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OAR Wrap Up: Proposed Rules Saving More Than $115 Million Annually in Regulatory Costs

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EPA Press Office ( )

WASHINGTON — Over the course of one week, the U.S. Environmental Protection Agency (EPA) proposed three separate rules — the Refrigerant Management Rule Amendments, Light-Duty Vehicle Greenhouse Gas (GHG) Program Technical Amendments, and Oil & Gas Targeted Improvements — totaling more than $115 million in regulatory cost savings. In addition, EPA has officially converted four regional haze Federal Implementation Plans (FIP) into State Implementation Plans (SIPs).

“These rules would provide greater certainty to the regulated community in areas where previous EPA actions exceeded its legal authority or caused confusion and undue burdens,” said EPA Acting Administrator Andrew Wheeler. “A lack of certainty from EPA hinders environmental protections and causes paralysis in the marketplace, and we are committed to fixing that.

Refrigerant Management Rule Amendments

Today, EPA proposed the Refrigerant Management proposed rule, which would generate approximately $40 million in regulatory savings annually. The proposed rule amendments revisit the Agency’s approach to regulating appliances containing substitute refrigerants, such as hydrofluorocarbons (HFCs), based on PEA's proposed interpretation that the Agency exceeded its statutory authority in extending refrigerant management requirements to appliances containing non-ozone depleting substitutes. This proposed rulemaking in no way affects the current requirements for ozone-depleting refrigerants.

EPA will take comment on the proposed rule for 45 days after the proposal is published in the Federal Register and will hold a public hearing in Washington, D.C. Details on the public hearing will be available shortly.

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Light-Duty Vehicle GHG Program

The Light-Duty Vehicle GHG Program rule proposed today would correct minor technical errors in the GHG emissions regulations finalized in the 2012 rulemaking establishing standards for model years 2017-2025 light-duty vehicles. These amendments would clarify the calculation methodology in the regulations and allow the program to be implemented as originally intended. This proposal is separate from the recently announced joint EPA—National Highway Traffic Safety Administration proposed SAFE Vehicles Rule to address some of these underlying standards. Once this action is published in the Federal Register, there will be a 30-day comment period.

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State Implementation Plans

EPA has converted regional haze FIPs in Missouri, South Carolina, Tennessee, and West Virginia into SIPs. In 2012, EPA issued a FIP covering many states, including these. This well-coordinated, cooperative approach, allows Missouri, South Carolina, Tennessee, and West Virginia to meet federal requirements while ensuring the protection of human health and the environment.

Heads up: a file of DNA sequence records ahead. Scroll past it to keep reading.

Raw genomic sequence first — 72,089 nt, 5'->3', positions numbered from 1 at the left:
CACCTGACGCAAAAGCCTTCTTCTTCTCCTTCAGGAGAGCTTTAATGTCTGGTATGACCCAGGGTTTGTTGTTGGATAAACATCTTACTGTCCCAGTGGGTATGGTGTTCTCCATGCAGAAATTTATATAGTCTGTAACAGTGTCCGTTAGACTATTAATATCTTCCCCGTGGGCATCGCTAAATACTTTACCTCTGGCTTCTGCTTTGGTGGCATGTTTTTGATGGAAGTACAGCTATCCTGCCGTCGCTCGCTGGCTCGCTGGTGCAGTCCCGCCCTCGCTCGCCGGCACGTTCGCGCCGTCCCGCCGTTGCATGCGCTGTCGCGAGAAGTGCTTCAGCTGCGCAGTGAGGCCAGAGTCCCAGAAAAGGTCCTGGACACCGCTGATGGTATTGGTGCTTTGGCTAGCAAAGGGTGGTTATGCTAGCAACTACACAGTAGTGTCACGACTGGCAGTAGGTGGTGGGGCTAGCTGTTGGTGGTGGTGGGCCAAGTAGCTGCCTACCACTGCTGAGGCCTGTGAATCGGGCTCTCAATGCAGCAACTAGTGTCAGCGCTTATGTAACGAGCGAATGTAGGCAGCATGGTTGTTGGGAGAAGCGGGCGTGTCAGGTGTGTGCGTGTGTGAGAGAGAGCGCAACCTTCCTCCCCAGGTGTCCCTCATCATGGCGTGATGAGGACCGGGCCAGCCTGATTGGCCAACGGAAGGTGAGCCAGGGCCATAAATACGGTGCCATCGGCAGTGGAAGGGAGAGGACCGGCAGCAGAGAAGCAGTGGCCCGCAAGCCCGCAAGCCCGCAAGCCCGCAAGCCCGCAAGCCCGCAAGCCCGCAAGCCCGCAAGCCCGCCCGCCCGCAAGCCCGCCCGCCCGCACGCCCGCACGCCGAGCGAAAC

“I am pleased that the EPA is approving West Virginia’s plan,” said West Virginia Governor Jim Justice. “Protecting visibility in areas like Dolly Sods and Otter Creek is important for tourism and economic development. West Virginia appreciates the responsiveness of the new leadership at EPA and in this case, it means West Virginia has the freedom to develop its own plan and not have a one size fits all plan forced on us.”

During the Obama Administration, more than 50 Federal Implementation Plans (FIPs) were imposed on states, including over a dozen under the Regional Haze program. Under the Trump Administration, EPA has turned approximately one FIP into a SIP every month.

Once the SIPs are published in the Federal Register, they will be available here:


Oil & Gas Targeted Improvements

The Oil & Gas Technical Package proposed targeted improvements to the 2016 New Source Performance Standards for the oil and gas industry that streamline implementation, reduce duplicative EPA and state requirements, and significantly decrease unnecessary burdens on domestic energy producers. This oil and gas targeted improvements package is expected to save up to approximately $484 million in regulatory costs from 2019–2025 or $75 million annually.

The proposed improvements include: aligning requirements between EPA's rule and existing state programs; modifying the frequency for monitoring leaks (also known as “fugitive emissions”) at well sites and compressor stations; and making it easier for owners and operators to use emerging measurement technologies in their leaks monitoring surveys.

The Agency continues to consider other policy issues in the 2016 rule, including the regulation of GHGs in the oil and gas sector, and will be addressed in a separate proposal at a later date.

EPA will take comment on the proposed rule for 60 days after the proposal is published in the Federal Register and will hold a public hearing in Denver, Colo. Details on the public hearing will be available shortly.

For more information, visit